Further, the prologue is played on a television screen, which is one of the sources of how we receive information of what is going on around us. Luhrmann has used the television screen rather than a chorus to make it appeal more to a modern audience. He has done this to show that the ideas of the story are still relevant but need to evolve. Luhrmann has modernised the Montague and Capulet brawl at the gas station by using soundtracks and film techniques to show tension between the two families.
He uses costumes, to show the personalities that each character portrays and soundtrack, which relates to each character in conjunction. The Capulet’s are dressed in leather and expensive steel capped boots, which makes them appear as dangerous and a threat to others. The Montague boys are dressed in a hip hop style, with loose clothing and hip hop soundtracks played as they enter the scene, this creates an innocent effect, this creates a laid back character, in which they aren’t any harm to the people around them.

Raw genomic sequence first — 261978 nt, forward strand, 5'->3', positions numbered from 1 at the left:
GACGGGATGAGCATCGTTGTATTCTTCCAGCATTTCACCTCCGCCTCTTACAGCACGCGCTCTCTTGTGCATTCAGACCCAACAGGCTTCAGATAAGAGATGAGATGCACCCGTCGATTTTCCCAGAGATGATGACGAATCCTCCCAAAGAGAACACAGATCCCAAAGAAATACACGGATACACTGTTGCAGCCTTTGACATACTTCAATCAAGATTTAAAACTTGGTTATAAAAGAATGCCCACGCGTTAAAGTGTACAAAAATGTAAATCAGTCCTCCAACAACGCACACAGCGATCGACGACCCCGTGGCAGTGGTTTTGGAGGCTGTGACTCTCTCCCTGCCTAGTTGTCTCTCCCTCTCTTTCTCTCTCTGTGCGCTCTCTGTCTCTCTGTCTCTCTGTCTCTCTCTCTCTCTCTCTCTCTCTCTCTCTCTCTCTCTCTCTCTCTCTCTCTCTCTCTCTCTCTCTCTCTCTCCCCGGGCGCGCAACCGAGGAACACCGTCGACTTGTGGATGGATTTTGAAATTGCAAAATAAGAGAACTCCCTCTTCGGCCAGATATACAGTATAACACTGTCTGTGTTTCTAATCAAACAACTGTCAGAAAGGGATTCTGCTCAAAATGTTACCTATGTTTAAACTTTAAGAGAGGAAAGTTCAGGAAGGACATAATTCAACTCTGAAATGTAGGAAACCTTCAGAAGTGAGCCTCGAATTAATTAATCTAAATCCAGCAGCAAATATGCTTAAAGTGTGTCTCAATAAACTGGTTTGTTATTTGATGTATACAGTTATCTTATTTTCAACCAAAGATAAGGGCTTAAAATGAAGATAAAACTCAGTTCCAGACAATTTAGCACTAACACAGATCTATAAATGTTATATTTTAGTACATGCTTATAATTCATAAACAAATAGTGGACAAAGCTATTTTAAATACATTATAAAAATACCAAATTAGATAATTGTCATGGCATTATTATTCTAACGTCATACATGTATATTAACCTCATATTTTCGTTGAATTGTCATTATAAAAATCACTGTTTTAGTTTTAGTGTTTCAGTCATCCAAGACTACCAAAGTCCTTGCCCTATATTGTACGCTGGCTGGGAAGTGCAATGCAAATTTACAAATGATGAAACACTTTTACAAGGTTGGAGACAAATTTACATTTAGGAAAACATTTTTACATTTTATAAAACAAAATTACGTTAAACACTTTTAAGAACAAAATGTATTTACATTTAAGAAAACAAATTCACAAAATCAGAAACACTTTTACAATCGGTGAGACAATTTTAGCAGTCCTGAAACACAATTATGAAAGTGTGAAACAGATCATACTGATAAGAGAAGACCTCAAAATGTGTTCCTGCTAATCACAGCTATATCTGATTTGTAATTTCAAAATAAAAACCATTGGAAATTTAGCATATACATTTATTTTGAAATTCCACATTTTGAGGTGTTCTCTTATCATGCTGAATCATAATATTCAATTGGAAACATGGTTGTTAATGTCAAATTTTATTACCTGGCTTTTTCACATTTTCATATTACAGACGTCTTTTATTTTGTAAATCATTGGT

As Tybalt enters the scene the music changes to a western theme, when he pulls out his gun and points it at the Montagues a sign “add more fuel to your fire” – the first visual pun is shown. Another pun that is used and shown several times is “Phoenix Gas”, the name of the gas station where the fight is held. This visual pun is referring to the bird phoenix, which with fire it is reincarnated to live through its youth time and time again which is what occurs in this scene. The sign is seen as a visual pun because one of the Montague boys gets shot and lives through the injury.
Luhrmann has used visual techniques and costuming to create characterisation in the Capulet’s party scene. He uses costuming to establish the different personalities that they each hold, he dresses Romeo in a knight costume to show that he is “Juliet’s knight in shining armour”, he then dresses Juliet as an angel to show that she is an innocent girl who isn’t any harm to anybody and she is someone that you are destined to fall in love with Romeo. Mercutio is dressed up as a girl along with Paris who is dressed as an astronaut.